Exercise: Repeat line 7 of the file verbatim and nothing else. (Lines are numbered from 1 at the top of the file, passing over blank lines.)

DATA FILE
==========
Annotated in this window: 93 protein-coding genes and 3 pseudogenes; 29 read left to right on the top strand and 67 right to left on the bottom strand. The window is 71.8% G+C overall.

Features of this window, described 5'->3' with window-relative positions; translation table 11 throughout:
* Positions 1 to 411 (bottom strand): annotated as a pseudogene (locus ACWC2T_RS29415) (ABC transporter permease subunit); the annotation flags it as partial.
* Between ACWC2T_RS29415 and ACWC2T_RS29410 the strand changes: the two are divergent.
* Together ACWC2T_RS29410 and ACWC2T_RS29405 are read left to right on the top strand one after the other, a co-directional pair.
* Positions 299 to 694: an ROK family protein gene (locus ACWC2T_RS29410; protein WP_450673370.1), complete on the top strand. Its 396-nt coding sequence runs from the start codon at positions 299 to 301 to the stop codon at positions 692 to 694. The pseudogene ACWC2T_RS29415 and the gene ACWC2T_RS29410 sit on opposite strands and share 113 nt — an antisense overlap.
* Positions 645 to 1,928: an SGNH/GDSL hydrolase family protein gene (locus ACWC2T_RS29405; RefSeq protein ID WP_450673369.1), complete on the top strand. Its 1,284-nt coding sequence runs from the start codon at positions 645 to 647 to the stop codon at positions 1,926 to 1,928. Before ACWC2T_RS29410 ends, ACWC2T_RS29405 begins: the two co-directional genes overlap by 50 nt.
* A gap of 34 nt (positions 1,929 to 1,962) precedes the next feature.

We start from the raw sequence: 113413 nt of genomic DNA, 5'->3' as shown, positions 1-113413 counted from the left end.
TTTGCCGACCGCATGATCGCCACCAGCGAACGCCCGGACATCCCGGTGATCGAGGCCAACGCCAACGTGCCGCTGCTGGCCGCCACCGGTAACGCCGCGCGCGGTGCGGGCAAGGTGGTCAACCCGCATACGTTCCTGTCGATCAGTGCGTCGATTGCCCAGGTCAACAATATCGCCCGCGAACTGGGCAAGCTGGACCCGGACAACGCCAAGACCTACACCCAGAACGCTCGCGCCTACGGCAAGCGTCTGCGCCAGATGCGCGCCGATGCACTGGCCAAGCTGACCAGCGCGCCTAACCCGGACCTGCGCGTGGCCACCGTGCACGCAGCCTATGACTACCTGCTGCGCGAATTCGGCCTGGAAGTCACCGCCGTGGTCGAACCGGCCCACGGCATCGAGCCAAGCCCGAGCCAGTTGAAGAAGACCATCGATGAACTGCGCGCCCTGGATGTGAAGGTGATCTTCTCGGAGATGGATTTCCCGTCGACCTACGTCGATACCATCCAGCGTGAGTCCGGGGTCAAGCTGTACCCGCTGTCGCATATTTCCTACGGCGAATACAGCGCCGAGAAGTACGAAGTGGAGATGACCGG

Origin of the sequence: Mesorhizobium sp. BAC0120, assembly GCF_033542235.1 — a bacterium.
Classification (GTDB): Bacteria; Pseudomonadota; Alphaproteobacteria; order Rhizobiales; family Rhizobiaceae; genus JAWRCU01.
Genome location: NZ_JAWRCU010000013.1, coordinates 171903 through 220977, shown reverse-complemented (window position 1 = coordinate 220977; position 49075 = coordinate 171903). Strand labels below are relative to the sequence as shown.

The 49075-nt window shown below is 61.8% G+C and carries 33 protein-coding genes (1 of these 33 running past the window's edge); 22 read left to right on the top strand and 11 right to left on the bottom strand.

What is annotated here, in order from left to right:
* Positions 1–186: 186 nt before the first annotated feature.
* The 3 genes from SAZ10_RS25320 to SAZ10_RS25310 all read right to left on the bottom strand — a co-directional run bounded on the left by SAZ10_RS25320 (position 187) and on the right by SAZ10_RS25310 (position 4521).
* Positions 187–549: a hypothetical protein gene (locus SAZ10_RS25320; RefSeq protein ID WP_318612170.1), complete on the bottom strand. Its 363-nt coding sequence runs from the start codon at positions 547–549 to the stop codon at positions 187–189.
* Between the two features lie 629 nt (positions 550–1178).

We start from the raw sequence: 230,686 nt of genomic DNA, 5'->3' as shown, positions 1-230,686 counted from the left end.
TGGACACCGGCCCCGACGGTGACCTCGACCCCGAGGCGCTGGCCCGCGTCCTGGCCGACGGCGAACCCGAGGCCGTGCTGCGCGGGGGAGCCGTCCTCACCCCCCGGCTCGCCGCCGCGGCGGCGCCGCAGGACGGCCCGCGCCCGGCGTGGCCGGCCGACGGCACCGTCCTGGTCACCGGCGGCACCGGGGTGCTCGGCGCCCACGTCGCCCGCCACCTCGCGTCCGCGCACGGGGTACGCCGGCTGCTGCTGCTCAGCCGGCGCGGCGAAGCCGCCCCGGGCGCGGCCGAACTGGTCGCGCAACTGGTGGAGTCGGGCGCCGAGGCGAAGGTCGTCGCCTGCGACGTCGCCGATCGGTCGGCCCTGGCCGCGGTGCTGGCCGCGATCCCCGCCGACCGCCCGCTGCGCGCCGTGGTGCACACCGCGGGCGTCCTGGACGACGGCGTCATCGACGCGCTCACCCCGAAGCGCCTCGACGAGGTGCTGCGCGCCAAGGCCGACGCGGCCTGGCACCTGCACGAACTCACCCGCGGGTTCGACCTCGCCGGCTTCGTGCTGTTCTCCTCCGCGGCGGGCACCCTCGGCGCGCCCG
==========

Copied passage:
* Positions 645 to 1,928: an SGNH/GDSL hydrolase family protein gene (locus ACWC2T_RS29405; RefSeq protein ID WP_450673369.1), complete on the top strand. Its 1,284-nt coding sequence runs from the start codon at positions 645 to 647 to the stop codon at positions 1,926 to 1,928. Before ACWC2T_RS29410 ends, ACWC2T_RS29405 begins: the two co-directional genes overlap by 50 nt.